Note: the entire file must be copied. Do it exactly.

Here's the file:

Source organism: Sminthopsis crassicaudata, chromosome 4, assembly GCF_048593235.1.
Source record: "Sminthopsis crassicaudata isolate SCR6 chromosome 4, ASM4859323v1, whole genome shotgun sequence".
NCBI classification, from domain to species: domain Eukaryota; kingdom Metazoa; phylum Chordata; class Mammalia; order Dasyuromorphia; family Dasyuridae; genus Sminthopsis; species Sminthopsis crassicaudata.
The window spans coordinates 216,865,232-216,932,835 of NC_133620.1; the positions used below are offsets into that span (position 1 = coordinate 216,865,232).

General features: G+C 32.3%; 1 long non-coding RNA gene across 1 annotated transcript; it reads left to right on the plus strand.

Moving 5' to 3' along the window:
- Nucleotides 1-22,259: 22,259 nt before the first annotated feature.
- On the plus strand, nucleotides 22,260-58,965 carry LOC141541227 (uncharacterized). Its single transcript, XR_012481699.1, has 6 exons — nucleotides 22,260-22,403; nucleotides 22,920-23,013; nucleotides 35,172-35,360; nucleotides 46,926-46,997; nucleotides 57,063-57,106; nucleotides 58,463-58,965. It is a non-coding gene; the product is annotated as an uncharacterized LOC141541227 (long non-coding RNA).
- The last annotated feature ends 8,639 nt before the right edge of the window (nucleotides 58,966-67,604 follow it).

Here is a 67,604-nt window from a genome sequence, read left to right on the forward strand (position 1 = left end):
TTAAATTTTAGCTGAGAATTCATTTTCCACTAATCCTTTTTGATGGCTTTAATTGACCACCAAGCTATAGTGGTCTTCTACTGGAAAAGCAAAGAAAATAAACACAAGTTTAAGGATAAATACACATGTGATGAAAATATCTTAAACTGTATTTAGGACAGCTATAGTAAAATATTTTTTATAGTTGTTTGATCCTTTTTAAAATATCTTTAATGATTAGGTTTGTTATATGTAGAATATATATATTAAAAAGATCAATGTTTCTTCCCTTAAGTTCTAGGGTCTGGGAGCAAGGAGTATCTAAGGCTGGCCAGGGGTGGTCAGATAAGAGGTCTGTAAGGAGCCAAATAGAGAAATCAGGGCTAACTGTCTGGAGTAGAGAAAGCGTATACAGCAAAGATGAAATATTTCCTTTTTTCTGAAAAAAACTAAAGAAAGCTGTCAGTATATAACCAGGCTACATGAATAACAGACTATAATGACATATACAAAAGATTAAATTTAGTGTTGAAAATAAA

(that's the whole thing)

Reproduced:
Source organism: Sminthopsis crassicaudata, chromosome 4, assembly GCF_048593235.1.
Source record: "Sminthopsis crassicaudata isolate SCR6 chromosome 4, ASM4859323v1, whole genome shotgun sequence".
NCBI classification, from domain to species: domain Eukaryota; kingdom Metazoa; phylum Chordata; class Mammalia; order Dasyuromorphia; family Dasyuridae; genus Sminthopsis; species Sminthopsis crassicaudata.
The window spans coordinates 216,865,232-216,932,835 of NC_133620.1; the positions used below are offsets into that span (position 1 = coordinate 216,865,232).

General features: G+C 32.3%; 1 long non-coding RNA gene across 1 annotated transcript; it reads left to right on the plus strand.

Moving 5' to 3' along the window:
- Nucleotides 1-22,259: 22,259 nt before the first annotated feature.
- On the plus strand, nucleotides 22,260-58,965 carry LOC141541227 (uncharacterized). Its single transcript, XR_012481699.1, has 6 exons — nucleotides 22,260-22,403; nucleotides 22,920-23,013; nucleotides 35,172-35,360; nucleotides 46,926-46,997; nucleotides 57,063-57,106; nucleotides 58,463-58,965. It is a non-coding gene; the product is annotated as an uncharacterized LOC141541227 (long non-coding RNA).
- The last annotated feature ends 8,639 nt before the right edge of the window (nucleotides 58,966-67,604 follow it).

Here is a 67,604-nt window from a genome sequence, read left to right on the forward strand (position 1 = left end):
TTAAATTTTAGCTGAGAATTCATTTTCCACTAATCCTTTTTGATGGCTTTAATTGACCACCAAGCTATAGTGGTCTTCTACTGGAAAAGCAAAGAAAATAAACACAAGTTTAAGGATAAATACACATGTGATGAAAATATCTTAAACTGTATTTAGGACAGCTATAGTAAAATATTTTTTATAGTTGTTTGATCCTTTTTAAAATATCTTTAATGATTAGGTTTGTTATATGTAGAATATATATATTAAAAAGATCAATGTTTCTTCCCTTAAGTTCTAGGGTCTGGGAGCAAGGAGTATCTAAGGCTGGCCAGGGGTGGTCAGATAAGAGGTCTGTAAGGAGCCAAATAGAGAAATCAGGGCTAACTGTCTGGAGTAGAGAAAGCGTATACAGCAAAGATGAAATATTTCCTTTTTTCTGAAAAAAACTAAAGAAAGCTGTCAGTATATAACCAGGCTACATGAATAACAGACTATAATGACATATACAAAAGATTAAATTTAGTGTTGAAAATAAA